A couple of years ago I took a friend to see a film at the Sci-Fi London Film Festival and on the way out he casually said to one of the organisers that he was enjoying the convention… This brought the swift rebuke, ‘this is not a convention, it’s a festival!’ I can understand the confusion. In many respects it’s never been easier to be a sci-fi fan in this country. Doctor Who is the second most popular show on British television and in America, Battlestar Galactica gets plaudits from highbrow magazines and newspapers alike. Before either of these shows were revived, it was considered embarrassing to admit you were a fan of the old versions (except as some kind of ironic appreciation of retro TV) and it would have been immediately assumed that you were a 30-something, anorak-wearing social misfit who still lived with their parents. If you were a fan – and I use the word in italics to suggest that the word itself came with negative connotations and the baggage of stereotype – then to find out more about your niche interest, you might go to conventions to meet other fans. There, you could exchange over-priced merchandise, buy fanzines and audio tapes based on your favourite shows and pay Ã‚Â£15 for the signature of a D-list actor who once played a Klingon 20 years ago.
Nowadays, these kinds of conventions still exist and yes, you may find stereotypical fans at Sci-Fi London but since science fiction has become more socially acceptable, the festival also attracts casual consumers of sci-fi who want to see something more underground or ‘art-house’ than what TV and big-budget cinema have to offer. Now in its 7th year, SFL has been held in the centre of the city since its conception – and not in some warehouse in Outer London, as might be expected. Like the bigger, more generalist London Film Festival, SFL brings us films that may never get released in regular cinemas or even on DVD in this country. At the last few festivals, I’ve seen some of the best genre films of recent years – Subject Two, 1 point 0, Robot Stories, The Great Yokai War – some of the worst – The Fall of the Louse of Usher (sic) and Captain Eager and the Mark of Voth – and some of the most overrated – Primer – but this is the way with all specialist film festivals, be it the Lesbian & Gay Film Festival, the German Film Festival, etc. While it would be great if (art-house) cinemas had weekly slots for unseen sci-fi, gay or German films on a regular basis so you wouldn’t have to cram a year’s worth of a certain genre into a long weekend, this is the current state of affairs, so we should celebrate what we have.
This year’s Sci-Fi London has already announced two premieres that justify the existence of the festival alone. First there’s Dante 01 by Marc Caro, co-director of Delicatessen and The City of Lost Children. When Jean Pierre Jeunet and Marc Caro went their separate ways after The City, Jeunet continued to make successful films on his own such as Amelie, while Caro became an art director on the likes of Vidoc, a genre classic that deserved more attention than it got on its release seven years ago. Not much information has been released on Dante 01 yet, but since Vidoc’s ‘steam-punk’ look, which made nineteenth-century Paris look like a living oil painting through the use of evocative CGI, I’ve been looking forward to Caro’s follow-up. What’s more, Dante 01 mixes the prison genre with sci-fi and fantasy elements, so I hope that it will continue the tradition of such great films as Cube, Prison, Fortress and Maléfique.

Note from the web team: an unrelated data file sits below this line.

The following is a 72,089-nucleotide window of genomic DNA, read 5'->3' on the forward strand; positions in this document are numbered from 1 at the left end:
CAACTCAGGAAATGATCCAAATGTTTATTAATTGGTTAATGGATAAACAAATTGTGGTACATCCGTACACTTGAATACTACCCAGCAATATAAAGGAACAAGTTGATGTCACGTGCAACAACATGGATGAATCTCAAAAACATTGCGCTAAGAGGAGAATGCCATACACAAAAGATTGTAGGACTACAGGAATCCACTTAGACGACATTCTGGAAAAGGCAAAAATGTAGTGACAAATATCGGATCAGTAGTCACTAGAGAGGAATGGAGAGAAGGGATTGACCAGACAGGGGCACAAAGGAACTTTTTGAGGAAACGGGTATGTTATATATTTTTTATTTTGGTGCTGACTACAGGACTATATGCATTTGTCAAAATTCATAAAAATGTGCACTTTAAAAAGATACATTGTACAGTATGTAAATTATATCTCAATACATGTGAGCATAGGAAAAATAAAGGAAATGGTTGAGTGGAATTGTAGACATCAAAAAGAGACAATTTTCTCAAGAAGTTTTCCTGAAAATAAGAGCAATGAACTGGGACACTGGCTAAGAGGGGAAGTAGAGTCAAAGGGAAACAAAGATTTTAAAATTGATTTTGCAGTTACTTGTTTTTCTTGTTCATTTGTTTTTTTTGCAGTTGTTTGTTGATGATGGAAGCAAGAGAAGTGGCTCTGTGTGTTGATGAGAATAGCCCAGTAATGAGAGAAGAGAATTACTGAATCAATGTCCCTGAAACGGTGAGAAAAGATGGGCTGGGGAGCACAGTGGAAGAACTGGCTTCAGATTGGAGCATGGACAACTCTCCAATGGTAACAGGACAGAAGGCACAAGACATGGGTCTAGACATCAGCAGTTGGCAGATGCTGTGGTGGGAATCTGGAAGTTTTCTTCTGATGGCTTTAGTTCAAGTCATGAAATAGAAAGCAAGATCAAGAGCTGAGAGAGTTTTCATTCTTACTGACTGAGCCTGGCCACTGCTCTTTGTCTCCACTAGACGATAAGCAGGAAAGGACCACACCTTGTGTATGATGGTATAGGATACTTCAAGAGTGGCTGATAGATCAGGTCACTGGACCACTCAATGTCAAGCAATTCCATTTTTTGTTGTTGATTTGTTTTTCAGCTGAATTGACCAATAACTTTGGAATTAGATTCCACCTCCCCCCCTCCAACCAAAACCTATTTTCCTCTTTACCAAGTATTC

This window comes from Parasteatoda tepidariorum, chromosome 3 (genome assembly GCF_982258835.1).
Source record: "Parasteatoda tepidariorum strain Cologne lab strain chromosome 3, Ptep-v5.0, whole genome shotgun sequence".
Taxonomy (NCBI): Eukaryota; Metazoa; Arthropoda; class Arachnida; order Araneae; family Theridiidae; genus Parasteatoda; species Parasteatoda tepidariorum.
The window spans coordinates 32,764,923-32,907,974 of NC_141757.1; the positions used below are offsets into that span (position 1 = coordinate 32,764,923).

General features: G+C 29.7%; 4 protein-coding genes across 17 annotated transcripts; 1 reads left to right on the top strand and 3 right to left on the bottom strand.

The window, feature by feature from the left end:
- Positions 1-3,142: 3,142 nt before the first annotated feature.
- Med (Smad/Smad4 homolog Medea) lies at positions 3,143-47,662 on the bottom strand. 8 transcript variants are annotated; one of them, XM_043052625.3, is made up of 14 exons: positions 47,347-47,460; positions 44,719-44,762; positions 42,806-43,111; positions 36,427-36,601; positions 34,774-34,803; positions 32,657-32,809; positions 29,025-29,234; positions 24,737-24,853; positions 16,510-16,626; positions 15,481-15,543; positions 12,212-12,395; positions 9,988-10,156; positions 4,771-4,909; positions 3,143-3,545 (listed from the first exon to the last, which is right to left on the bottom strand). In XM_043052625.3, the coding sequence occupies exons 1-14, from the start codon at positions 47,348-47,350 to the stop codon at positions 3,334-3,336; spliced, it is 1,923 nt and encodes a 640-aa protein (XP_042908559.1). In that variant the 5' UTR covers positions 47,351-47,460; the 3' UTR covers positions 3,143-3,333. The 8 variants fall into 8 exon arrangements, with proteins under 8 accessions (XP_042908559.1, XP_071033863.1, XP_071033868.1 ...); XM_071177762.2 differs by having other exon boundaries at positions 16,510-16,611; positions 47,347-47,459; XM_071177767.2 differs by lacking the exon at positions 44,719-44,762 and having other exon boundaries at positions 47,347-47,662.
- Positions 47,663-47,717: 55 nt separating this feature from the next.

The other exciting premiere this year is La Antena, an intriguing, silent, monochrome Argentine movie that occupies the middle ground between the films of Guy Maddin and Guillermo Del Toro. Plot-wise, it reworks Orwellian themes of cultural domination, brain-washing by TV and state symbols of oppression into an expressionistic fairy tale. La Antena was the first film to be shown as both the opening and closing film of the Rotterdam Film Festival this year and comes with a raft of awards. Following the success of Pan’s Labyrinth and The Orphanage, this will hopefully continue the Latin American fantasy renaissance that flowered in literature half a century ago and now seems to have come to fruition in cinema as well.
Like its horror counterpart Frightfest, SFL also does all-night screenings (something that the BFI IMAX has started to copy over the last year), and these have previously included animé and black and white British sci-fi films. This year as ever, there’s a Mystery Science Theatre 3000 all-night screening, which combines improv comedy with screenings of ‘turkeys’ from the last fifty years. It’s events like these and the ‘talkeoke’ sessions in previous years that have kept a bit of the convention flavour going in the festival, even if the organisers are at pains to suggest otherwise.
There are still many old-school fans in attendance but SFL also attracts cooler fashionistas looking for alternative programming. By having a variety of events that range from highbrow to lowbrow – encompassing the Douglas Adams Memorial Debate, the Arthur C. Clarke Awards and a little bit of cosplay – the festival tries to be all things to all (sci-fi) men and it almost always succeeds. That said, I miss the days when some of the films were shown at Curzon Soho and some at the Other/Metro Cinema and worry that by being hosted at the Apollo West End it has gone for a venue that is slightly intimidating and overpriced for both sci-fi and art-house fans. But the friendly atmosphere, free gifts and celebrity guests (such as last year’s John Landis and Stuart Gordon) make up for this a great deal and I can’t think of a better way to spend the May bank holiday.